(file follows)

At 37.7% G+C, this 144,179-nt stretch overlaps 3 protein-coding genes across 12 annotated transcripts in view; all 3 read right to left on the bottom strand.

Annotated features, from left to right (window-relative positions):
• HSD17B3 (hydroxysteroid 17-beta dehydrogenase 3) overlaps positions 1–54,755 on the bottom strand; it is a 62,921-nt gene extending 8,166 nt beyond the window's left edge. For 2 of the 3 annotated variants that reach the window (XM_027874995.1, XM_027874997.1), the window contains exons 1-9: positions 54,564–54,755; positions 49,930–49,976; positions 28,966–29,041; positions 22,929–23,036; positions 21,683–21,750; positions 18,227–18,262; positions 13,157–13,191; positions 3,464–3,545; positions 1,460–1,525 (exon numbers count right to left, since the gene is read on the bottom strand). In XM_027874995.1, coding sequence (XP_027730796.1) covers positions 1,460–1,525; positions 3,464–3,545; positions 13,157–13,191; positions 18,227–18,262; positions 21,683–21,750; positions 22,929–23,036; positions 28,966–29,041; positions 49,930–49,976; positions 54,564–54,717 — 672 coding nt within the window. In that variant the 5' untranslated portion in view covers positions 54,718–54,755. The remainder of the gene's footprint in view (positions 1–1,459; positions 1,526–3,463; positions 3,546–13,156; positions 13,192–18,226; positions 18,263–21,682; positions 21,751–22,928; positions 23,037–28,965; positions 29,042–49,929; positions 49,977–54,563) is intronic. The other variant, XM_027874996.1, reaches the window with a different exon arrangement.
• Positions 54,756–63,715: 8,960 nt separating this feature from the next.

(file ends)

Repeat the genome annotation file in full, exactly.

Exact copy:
At 37.7% G+C, this 144,179-nt stretch overlaps 3 protein-coding genes across 12 annotated transcripts in view; all 3 read right to left on the bottom strand.

Annotated features, from left to right (window-relative positions):
• HSD17B3 (hydroxysteroid 17-beta dehydrogenase 3) overlaps positions 1–54,755 on the bottom strand; it is a 62,921-nt gene extending 8,166 nt beyond the window's left edge. For 2 of the 3 annotated variants that reach the window (XM_027874995.1, XM_027874997.1), the window contains exons 1-9: positions 54,564–54,755; positions 49,930–49,976; positions 28,966–29,041; positions 22,929–23,036; positions 21,683–21,750; positions 18,227–18,262; positions 13,157–13,191; positions 3,464–3,545; positions 1,460–1,525 (exon numbers count right to left, since the gene is read on the bottom strand). In XM_027874995.1, coding sequence (XP_027730796.1) covers positions 1,460–1,525; positions 3,464–3,545; positions 13,157–13,191; positions 18,227–18,262; positions 21,683–21,750; positions 22,929–23,036; positions 28,966–29,041; positions 49,930–49,976; positions 54,564–54,717 — 672 coding nt within the window. In that variant the 5' untranslated portion in view covers positions 54,718–54,755. The remainder of the gene's footprint in view (positions 1–1,459; positions 1,526–3,463; positions 3,546–13,156; positions 13,192–18,226; positions 18,263–21,682; positions 21,751–22,928; positions 23,037–28,965; positions 29,042–49,929; positions 49,977–54,563) is intronic. The other variant, XM_027874996.1, reaches the window with a different exon arrangement.
• Positions 54,756–63,715: 8,960 nt separating this feature from the next.